Potential ibook consumers


I just read a disturbing article. This is in regards to Apple's customer service and product support. I am currently looking for a portable graphic design platform and Apple's new IBook seems like the most likely choice for me (style, functionality, graphical prowess). I have also been using the IMac desktop for sometime now. Although, I usually keep an open mind when I read reviews and comments in forums, the one topic that keeps surfacing is Apple's "my way or the highway" approach to customer service/support. I am not talking about your typical buyer's remorse issues either (god knows I've heard them all). Particularly disturbing (especially being in design) is the screen pixel issue with the IBooks. Example: You receive your brand new IBook, turn it on and you notice a tiny discoloration on the screen - bad pixel. You call Apple thinking that this system will be replaced or at least repaired and they tell you that this is an acceptable mistake and will not assist you other than to offer a number to an Authorized Service Provider (at your expense). Has anyone else heard of this problem?! How about other service issues? I want to purchase the new IBook, but will have to go to a local reseller instead of purchasing from Apple online or online retailer so that I can make sure the screen and other parts are working correctly. I don't want to believe this as I am a fan of Apple, but when considering shelling out $1300.00, I want to make sure I have a working product with great service to back it up.
Look -- a dead pixel on a LCD screen is not "mistake" -- it is an acceptable flaw in the product -- no manufacturing process is perfect, and there are going to be flaws in any product. The flaw is not even Apple's flaw, it is the flaw of the LCD manufacturer and their standards state that a single dead pixel is acceptable.

Don't you have better things to do than b*tch that 1 pixel is bad on an lcd that contains hundreds of thousands of pixels? Is your standard of perfection so high that 1 pixel is going to drive you to distraction?

This is not an example of a my way or the highway attitude toward customer service -- it is an example of nitpicky freaks refusing to accept that some flaws in a product are unavoidable.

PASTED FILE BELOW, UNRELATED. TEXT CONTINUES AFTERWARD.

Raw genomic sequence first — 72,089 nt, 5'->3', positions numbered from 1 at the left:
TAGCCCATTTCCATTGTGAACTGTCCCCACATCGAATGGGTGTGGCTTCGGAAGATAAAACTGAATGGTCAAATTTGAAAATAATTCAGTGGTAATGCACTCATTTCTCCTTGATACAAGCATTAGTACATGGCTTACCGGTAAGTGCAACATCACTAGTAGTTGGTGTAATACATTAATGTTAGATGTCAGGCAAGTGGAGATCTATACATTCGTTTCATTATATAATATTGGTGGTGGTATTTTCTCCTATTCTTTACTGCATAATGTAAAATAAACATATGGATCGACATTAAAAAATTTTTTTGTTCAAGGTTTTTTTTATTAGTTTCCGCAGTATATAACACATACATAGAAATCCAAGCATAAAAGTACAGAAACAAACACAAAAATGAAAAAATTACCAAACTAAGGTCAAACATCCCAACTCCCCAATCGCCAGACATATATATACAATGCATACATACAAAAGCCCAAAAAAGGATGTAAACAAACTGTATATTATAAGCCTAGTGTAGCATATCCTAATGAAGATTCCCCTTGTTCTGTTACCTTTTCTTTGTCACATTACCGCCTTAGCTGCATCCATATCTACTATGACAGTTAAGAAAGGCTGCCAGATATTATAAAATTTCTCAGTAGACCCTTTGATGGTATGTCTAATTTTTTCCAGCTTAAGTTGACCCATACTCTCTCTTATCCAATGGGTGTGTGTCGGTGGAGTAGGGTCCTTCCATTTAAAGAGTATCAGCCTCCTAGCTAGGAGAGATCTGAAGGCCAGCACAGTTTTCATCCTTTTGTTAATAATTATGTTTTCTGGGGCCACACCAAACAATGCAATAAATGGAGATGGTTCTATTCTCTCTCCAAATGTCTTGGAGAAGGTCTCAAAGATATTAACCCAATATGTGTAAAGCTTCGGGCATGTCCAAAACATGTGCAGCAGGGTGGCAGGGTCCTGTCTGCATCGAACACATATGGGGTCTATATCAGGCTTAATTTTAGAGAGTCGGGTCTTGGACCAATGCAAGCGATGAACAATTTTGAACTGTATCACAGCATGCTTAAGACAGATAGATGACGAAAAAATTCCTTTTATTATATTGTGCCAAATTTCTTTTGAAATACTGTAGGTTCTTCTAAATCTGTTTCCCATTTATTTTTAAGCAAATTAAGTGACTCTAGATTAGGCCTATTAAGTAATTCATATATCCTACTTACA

Geez, what do you work for some LCD manufacturer? Or did you misinterpret the post as "frightweb's mother has a dead pixel?" I would have to agree with chin943 - I don't consider a dead pixel an acceptable flaw either, especially if it's out of the box. Dead pixels are probably an acceptable flaw on Windows laptops, since they are overshadowed by the thousands of "acceptable" flaws in Windows. We expect more; that's why we use Macs.

Where was this article, by the way?
I think it's inexcusable on *any* product unless that product has some sort of fine print that says :a few dead pixels may appear on the screen" or "results may vary".

When you pay for something you expect it to work except if it is sold "as is" which I dont see many computers mac, pc, or unix clone being sold "as is" to consumers by the companies.

Nope - not an employee of an LCD manufacturer -- a former Apple employee. I worked for Apple at the manufacturing plant in Fountain, Colorado that built most Powerbooks through the 5300 series. I can tell you that in most cases dead pixels are only visible through a jewellers loupe, and yes a dead pixel is an acceptable flaw in a screen -- in fact 3 dead pixels were acceptable on Mac laptops from the Powerbook 140s through the Powerbook 5300s -- the products manufactured during my stint at Apple. I no longer work for Apple so I have no way of knowing, but I imagine that the standards are not much different today.